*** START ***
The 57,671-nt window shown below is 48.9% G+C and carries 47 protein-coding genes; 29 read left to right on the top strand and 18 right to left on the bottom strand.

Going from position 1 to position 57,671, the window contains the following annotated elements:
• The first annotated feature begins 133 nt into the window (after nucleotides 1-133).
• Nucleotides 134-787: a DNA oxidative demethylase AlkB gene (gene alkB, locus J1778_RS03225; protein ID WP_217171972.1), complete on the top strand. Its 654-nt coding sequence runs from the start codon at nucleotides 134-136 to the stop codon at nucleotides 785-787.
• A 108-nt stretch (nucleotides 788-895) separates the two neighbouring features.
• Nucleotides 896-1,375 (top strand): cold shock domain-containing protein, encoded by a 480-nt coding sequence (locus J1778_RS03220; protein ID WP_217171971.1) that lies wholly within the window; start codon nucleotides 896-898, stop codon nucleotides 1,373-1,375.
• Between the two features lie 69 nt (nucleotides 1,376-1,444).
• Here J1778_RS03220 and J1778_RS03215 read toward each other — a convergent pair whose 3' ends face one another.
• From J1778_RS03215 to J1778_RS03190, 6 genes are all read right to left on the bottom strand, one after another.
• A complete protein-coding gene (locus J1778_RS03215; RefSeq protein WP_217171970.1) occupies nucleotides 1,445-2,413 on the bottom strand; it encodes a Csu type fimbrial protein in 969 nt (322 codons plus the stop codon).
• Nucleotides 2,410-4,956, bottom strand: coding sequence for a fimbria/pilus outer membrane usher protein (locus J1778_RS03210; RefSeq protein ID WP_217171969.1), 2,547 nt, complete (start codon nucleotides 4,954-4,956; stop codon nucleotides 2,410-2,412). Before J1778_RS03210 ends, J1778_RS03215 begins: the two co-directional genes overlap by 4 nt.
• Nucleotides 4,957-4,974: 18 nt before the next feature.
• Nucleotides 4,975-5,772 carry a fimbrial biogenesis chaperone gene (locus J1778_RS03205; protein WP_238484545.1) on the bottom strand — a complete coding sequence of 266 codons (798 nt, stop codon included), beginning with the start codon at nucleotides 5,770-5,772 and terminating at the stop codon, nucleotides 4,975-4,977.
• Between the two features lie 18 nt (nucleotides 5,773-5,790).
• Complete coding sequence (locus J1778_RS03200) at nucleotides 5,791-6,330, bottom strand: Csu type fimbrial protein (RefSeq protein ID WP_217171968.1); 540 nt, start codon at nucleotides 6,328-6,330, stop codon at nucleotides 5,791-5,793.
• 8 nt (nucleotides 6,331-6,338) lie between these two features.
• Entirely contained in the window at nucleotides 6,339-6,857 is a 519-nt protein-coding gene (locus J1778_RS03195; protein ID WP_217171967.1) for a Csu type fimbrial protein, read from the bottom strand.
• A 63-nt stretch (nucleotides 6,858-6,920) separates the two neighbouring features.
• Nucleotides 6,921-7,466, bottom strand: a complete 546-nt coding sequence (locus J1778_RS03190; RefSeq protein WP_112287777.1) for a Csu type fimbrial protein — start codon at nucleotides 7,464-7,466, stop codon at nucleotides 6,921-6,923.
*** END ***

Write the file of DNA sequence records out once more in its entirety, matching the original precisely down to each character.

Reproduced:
The 57,671-nt window shown below is 48.9% G+C and carries 47 protein-coding genes; 29 read left to right on the top strand and 18 right to left on the bottom strand.

Going from position 1 to position 57,671, the window contains the following annotated elements:
• The first annotated feature begins 133 nt into the window (after nucleotides 1-133).
• Nucleotides 134-787: a DNA oxidative demethylase AlkB gene (gene alkB, locus J1778_RS03225; protein ID WP_217171972.1), complete on the top strand. Its 654-nt coding sequence runs from the start codon at nucleotides 134-136 to the stop codon at nucleotides 785-787.
• A 108-nt stretch (nucleotides 788-895) separates the two neighbouring features.
• Nucleotides 896-1,375 (top strand): cold shock domain-containing protein, encoded by a 480-nt coding sequence (locus J1778_RS03220; protein ID WP_217171971.1) that lies wholly within the window; start codon nucleotides 896-898, stop codon nucleotides 1,373-1,375.
• Between the two features lie 69 nt (nucleotides 1,376-1,444).
• Here J1778_RS03220 and J1778_RS03215 read toward each other — a convergent pair whose 3' ends face one another.
• From J1778_RS03215 to J1778_RS03190, 6 genes are all read right to left on the bottom strand, one after another.
• A complete protein-coding gene (locus J1778_RS03215; RefSeq protein WP_217171970.1) occupies nucleotides 1,445-2,413 on the bottom strand; it encodes a Csu type fimbrial protein in 969 nt (322 codons plus the stop codon).
• Nucleotides 2,410-4,956, bottom strand: coding sequence for a fimbria/pilus outer membrane usher protein (locus J1778_RS03210; RefSeq protein ID WP_217171969.1), 2,547 nt, complete (start codon nucleotides 4,954-4,956; stop codon nucleotides 2,410-2,412). Before J1778_RS03210 ends, J1778_RS03215 begins: the two co-directional genes overlap by 4 nt.
• Nucleotides 4,957-4,974: 18 nt before the next feature.
• Nucleotides 4,975-5,772 carry a fimbrial biogenesis chaperone gene (locus J1778_RS03205; protein WP_238484545.1) on the bottom strand — a complete coding sequence of 266 codons (798 nt, stop codon included), beginning with the start codon at nucleotides 5,770-5,772 and terminating at the stop codon, nucleotides 4,975-4,977.
• Between the two features lie 18 nt (nucleotides 5,773-5,790).
• Complete coding sequence (locus J1778_RS03200) at nucleotides 5,791-6,330, bottom strand: Csu type fimbrial protein (RefSeq protein ID WP_217171968.1); 540 nt, start codon at nucleotides 6,328-6,330, stop codon at nucleotides 5,791-5,793.
• 8 nt (nucleotides 6,331-6,338) lie between these two features.
• Entirely contained in the window at nucleotides 6,339-6,857 is a 519-nt protein-coding gene (locus J1778_RS03195; protein ID WP_217171967.1) for a Csu type fimbrial protein, read from the bottom strand.
• A 63-nt stretch (nucleotides 6,858-6,920) separates the two neighbouring features.
• Nucleotides 6,921-7,466, bottom strand: a complete 546-nt coding sequence (locus J1778_RS03190; RefSeq protein WP_112287777.1) for a Csu type fimbrial protein — start codon at nucleotides 7,464-7,466, stop codon at nucleotides 6,921-6,923.